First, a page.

Imagine you are heading out to run routine errands. Walking into a store, you slip and fall on a broken sidewalk. You wonder if the store is responsible for your injuries. The type of law involved is called premises liability law. Experienced personal injury lawyers explain the basic principles of premises liability in Nevada.
What Type of Law Applies to Injuries on Property?
The type of law that applies to injuries on a property is called premises liability. When you’re hurt because of a dangerous condition on someone else’s property, premises liability law may hold the property owner legally liable for the injuries that occur. Liability depends on state law, and there are significant differences in laws between states.
Premises Liability Law in Nevada
The basic principles of premises liability are:
- A property owner has a duty to keep their property safe for entrants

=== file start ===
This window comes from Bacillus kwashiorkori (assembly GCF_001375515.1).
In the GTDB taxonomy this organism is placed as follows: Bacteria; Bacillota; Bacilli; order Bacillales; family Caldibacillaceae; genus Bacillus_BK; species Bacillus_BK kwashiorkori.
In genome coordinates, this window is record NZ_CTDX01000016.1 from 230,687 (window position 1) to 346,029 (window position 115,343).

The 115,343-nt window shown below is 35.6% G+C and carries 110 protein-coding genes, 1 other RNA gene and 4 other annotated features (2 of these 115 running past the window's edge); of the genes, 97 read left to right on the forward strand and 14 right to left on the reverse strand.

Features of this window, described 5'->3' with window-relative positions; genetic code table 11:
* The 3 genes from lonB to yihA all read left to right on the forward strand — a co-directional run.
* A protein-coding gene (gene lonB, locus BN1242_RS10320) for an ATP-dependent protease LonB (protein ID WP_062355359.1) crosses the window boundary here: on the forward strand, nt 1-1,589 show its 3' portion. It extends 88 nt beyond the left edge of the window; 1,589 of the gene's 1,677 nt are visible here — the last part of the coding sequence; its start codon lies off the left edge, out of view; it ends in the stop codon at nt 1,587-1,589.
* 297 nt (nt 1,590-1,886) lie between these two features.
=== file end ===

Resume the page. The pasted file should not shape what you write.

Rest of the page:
- However, they do not act as an insurer for all accidents on their property
- The standard is whether the property owner’s actions are unreasonable
- Reasonable conduct depends on the status of the visitor as an invitee, guest or trespasser
- Nevada does not apply the open and obvious doctrine to negate all liability on the property owner; the property owner must still act reasonably to protect entrants
- For legal liability to apply, the victim must prove that the property owner acted negligently
- The victim may collect compensatory damages, including reimbursement for financial losses and pain and suffering. Punitive damages may be appropriate for egregious conduct